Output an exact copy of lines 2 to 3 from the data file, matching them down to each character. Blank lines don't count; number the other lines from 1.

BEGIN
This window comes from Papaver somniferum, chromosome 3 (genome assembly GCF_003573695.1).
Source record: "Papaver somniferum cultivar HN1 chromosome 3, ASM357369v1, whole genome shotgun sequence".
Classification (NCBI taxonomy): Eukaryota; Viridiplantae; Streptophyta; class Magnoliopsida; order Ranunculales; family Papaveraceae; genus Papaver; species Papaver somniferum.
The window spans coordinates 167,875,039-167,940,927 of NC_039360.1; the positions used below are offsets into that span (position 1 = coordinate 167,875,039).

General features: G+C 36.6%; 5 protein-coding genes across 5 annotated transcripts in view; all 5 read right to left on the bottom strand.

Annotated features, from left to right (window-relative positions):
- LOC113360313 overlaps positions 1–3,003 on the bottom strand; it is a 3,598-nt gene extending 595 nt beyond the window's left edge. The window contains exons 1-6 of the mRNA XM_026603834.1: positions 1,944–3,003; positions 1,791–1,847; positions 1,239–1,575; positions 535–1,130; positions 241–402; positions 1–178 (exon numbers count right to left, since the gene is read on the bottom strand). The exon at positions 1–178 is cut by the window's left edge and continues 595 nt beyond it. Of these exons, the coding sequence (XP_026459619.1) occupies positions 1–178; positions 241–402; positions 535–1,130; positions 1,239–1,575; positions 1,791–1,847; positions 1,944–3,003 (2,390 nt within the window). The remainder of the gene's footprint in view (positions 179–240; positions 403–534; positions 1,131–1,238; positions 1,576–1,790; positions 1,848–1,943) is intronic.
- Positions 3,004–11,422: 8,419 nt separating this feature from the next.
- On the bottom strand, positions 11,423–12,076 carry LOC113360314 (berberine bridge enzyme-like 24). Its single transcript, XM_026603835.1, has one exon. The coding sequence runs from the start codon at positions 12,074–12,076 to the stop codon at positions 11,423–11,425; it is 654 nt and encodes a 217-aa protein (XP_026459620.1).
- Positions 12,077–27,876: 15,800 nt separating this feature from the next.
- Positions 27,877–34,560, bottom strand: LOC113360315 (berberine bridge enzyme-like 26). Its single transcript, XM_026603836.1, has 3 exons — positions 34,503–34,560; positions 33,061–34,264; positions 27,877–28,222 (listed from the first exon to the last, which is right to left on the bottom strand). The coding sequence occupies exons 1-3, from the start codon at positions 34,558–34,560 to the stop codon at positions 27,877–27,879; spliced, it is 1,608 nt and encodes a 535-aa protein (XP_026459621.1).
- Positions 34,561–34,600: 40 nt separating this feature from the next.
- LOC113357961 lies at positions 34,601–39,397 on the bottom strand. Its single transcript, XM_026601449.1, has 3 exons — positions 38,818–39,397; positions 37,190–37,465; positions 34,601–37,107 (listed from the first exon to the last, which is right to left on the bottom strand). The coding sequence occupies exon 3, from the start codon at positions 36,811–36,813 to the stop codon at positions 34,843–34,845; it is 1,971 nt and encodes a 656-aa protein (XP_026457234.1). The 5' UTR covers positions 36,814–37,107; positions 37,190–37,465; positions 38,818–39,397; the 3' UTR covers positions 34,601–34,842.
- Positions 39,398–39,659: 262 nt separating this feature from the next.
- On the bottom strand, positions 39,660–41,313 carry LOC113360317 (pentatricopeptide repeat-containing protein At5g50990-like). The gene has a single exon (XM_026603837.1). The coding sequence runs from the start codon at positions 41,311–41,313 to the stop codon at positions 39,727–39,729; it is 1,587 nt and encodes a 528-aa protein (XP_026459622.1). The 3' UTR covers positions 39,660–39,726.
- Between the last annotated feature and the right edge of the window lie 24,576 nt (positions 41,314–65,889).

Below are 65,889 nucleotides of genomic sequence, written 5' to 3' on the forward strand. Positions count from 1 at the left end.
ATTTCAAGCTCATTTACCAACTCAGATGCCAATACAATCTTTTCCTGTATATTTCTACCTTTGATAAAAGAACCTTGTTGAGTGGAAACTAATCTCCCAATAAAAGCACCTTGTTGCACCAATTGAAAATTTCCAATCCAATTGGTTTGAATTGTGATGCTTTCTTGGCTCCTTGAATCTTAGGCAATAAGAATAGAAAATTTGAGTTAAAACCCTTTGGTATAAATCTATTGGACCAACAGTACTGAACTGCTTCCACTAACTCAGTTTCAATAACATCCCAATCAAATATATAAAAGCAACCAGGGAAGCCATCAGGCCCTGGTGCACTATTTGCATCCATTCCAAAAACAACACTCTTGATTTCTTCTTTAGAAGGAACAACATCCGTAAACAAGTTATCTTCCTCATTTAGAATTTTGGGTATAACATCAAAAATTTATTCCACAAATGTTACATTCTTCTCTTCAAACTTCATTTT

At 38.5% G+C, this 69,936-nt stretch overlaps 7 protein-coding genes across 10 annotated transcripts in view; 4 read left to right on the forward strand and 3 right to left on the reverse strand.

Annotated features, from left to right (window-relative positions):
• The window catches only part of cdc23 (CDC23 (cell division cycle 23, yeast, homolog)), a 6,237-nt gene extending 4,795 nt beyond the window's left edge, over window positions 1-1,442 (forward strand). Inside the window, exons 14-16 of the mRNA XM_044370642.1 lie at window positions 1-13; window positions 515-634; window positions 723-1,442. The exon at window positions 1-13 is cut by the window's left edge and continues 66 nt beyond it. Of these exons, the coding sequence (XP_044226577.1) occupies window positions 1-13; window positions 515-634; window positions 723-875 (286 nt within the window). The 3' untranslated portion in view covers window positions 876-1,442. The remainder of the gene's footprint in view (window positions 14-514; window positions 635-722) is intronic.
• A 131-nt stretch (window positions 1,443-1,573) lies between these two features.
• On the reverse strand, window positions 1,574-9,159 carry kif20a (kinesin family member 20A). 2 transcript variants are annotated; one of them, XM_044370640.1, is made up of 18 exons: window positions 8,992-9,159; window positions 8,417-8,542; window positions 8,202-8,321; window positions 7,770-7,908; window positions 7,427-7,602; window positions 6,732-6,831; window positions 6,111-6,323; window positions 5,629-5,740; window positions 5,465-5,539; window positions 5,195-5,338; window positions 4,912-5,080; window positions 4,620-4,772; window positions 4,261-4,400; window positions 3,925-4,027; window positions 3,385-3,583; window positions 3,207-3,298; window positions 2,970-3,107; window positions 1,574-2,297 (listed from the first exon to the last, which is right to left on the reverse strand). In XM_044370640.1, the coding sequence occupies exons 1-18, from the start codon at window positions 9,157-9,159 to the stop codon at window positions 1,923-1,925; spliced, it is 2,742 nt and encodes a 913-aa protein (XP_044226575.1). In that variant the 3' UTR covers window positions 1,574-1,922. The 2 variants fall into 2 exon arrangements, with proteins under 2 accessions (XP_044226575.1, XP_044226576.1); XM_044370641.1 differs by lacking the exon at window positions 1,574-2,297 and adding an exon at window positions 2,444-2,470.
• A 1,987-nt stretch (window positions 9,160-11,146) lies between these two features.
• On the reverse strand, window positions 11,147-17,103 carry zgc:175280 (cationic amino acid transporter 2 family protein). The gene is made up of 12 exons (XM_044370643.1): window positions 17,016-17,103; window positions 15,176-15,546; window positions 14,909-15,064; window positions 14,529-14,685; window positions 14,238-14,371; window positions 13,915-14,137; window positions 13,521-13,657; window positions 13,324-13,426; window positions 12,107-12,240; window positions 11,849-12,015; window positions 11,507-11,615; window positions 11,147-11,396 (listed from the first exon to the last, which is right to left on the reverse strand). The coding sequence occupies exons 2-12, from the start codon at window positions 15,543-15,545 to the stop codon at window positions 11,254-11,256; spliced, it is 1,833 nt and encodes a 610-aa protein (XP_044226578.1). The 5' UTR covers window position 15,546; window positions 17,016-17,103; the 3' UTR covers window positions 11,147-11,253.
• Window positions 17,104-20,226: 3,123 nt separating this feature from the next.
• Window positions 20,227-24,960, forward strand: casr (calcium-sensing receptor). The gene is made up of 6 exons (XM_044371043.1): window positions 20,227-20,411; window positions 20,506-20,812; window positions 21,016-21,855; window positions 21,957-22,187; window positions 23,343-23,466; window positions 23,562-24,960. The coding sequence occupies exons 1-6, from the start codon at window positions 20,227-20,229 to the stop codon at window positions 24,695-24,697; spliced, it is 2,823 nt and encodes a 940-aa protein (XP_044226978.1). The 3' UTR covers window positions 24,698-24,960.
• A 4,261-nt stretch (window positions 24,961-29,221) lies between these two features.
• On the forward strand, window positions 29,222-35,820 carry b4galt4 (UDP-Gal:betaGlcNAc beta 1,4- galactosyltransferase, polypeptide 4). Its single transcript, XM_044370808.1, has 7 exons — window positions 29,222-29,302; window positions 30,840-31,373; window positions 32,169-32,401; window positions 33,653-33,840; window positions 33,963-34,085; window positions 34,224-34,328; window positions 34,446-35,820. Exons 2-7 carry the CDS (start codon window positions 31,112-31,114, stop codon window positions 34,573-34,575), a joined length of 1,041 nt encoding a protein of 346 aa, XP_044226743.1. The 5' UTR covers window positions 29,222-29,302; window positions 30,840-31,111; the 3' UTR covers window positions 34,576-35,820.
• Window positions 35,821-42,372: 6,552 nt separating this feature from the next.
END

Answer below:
Source record: "Papaver somniferum cultivar HN1 chromosome 3, ASM357369v1, whole genome shotgun sequence".
Classification (NCBI taxonomy): Eukaryota; Viridiplantae; Streptophyta; class Magnoliopsida; order Ranunculales; family Papaveraceae; genus Papaver; species Papaver somniferum.